Miami Postal Truck Hijacking Similar to 1987 Heartland Incident
By: Kate Scott
By: Kate Scott
Things were bit calmer in the streets of Miami Friday night, after a standoff involving a hijacked postal truck ended peacefully.
The incident started Friday morning, when a female postal worker called police, and said two men were following her in another vehicle. When officers arrived, the gunman broke into the postal truck, drove off with the worker inside, and started shooting at police. The suspect led police on a low-speed chase through two counties. Eventually, a small army of marked and unmarked police cars circled the postal truck, beginning a standoff. After talking to police negotiators for hours, the hijacker finally released his hostage unharmed, before surrendering himself.
For some Heartland police officers, the unfolding situation brought back memories of a similar scene from the past. It was January 27, 1987, nearly sixteen years ago to the day, when a Scott City man hijacked a local postal truck and forced the mailman to drive at gunpoint. The hijacker, Jeffery Wheeler, intended to rob a Cape Girardeau pharmacy for drugs. But he never got that far.
U.S. Marshal Clarence Comer and Cape Girardeau Police Officer Dan Niswonger were a part of the team that helped stop the mail truck on Mt. Auburn road near Doctor’s Park. Comer was headed home for lunch when he heard the alert call go out over the radio. Though the highly trained marshal was unarmed, he borrowed Niswonger’s shotgun and sprang into action. Comer used his vehicle to bring the mail truck to a stop. The hostage was able to escape uninjured, while the distracted Wheeler pointed his rifle at officers. When he turned to point the weapon at Comer, the marshal fired first, killing the hijacker. “He didn’t leave me any choice,” he tells Heartland News. “You have to protect yourself and the people around you. That’s what they train us to do and that’s our responsibility to the public.”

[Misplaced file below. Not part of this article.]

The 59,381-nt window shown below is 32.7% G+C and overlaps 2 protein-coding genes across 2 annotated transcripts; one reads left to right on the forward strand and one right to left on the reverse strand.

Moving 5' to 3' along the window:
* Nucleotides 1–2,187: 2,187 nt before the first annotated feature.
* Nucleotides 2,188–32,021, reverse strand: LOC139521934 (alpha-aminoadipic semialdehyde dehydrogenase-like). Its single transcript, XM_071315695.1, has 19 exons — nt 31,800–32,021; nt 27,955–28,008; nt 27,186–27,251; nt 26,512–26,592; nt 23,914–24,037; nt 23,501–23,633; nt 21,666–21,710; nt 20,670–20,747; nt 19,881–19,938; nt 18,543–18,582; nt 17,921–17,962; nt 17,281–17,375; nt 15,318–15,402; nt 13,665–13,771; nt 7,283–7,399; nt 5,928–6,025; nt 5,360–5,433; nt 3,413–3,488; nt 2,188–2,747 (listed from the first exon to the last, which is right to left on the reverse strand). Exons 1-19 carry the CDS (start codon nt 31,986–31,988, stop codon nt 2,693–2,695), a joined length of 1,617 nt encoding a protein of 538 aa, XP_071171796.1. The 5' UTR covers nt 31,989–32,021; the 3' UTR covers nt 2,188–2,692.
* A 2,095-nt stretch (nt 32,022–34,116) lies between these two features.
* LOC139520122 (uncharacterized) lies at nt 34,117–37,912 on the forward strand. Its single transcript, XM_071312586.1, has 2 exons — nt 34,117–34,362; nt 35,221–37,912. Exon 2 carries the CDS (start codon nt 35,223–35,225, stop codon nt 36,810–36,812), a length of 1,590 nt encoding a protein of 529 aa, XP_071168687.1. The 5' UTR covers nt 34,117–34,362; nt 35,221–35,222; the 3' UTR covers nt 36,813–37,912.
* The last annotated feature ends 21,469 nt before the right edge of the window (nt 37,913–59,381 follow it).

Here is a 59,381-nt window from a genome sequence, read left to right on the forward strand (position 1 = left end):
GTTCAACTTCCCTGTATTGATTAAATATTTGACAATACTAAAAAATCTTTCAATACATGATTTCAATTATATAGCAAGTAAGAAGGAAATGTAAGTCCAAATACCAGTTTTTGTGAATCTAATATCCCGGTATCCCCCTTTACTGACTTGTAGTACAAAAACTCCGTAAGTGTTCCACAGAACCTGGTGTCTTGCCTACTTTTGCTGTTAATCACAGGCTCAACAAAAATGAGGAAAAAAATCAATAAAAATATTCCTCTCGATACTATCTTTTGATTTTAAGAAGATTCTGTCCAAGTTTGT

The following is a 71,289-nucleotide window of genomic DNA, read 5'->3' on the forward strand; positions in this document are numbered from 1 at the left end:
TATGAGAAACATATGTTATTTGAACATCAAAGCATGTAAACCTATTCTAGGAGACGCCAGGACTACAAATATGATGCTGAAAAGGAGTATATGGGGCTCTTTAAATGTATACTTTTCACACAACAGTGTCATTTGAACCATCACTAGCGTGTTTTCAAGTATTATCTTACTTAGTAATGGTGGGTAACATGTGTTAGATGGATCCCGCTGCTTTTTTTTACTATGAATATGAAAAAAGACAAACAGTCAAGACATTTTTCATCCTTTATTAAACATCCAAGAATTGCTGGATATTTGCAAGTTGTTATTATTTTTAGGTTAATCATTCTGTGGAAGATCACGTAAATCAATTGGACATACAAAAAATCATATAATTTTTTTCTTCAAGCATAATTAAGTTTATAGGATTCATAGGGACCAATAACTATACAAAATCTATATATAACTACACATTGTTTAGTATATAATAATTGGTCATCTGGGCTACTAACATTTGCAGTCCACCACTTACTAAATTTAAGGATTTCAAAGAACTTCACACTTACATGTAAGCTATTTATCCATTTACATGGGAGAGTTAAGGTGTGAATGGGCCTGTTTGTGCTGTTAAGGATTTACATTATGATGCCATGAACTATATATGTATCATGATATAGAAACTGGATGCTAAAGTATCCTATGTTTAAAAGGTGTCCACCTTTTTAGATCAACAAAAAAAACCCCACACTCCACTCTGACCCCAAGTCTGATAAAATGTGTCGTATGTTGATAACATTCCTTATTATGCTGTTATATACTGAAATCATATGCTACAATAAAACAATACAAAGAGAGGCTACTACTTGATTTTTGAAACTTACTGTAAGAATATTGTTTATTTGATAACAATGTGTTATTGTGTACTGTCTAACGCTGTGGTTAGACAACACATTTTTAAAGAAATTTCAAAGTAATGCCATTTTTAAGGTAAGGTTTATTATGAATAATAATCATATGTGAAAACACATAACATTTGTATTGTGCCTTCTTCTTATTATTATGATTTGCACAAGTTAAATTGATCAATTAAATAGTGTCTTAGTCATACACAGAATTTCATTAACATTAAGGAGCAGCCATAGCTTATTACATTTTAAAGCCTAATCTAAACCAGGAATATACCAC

Sixteen years later, both men say the incident is still fresh in their minds. “I remember the intense fear that went through me that day, knowing that the suspect had a high-powered rifle, and not knowing what his intentions were,” says Niswonger. “I remember being really glad that Comer was there to do what he was trained to do.” “Any time you’re involved in a critical incident of any kind, it leaves memories that will last the rest of your life,” explains Comer. “And when you see a similar incident unfolding on the news, it’s going to trigger those memories. I’m glad that for the guys in Miami, things worked out well. Our worked out well too, but it would have been better if the hijacker had given up.”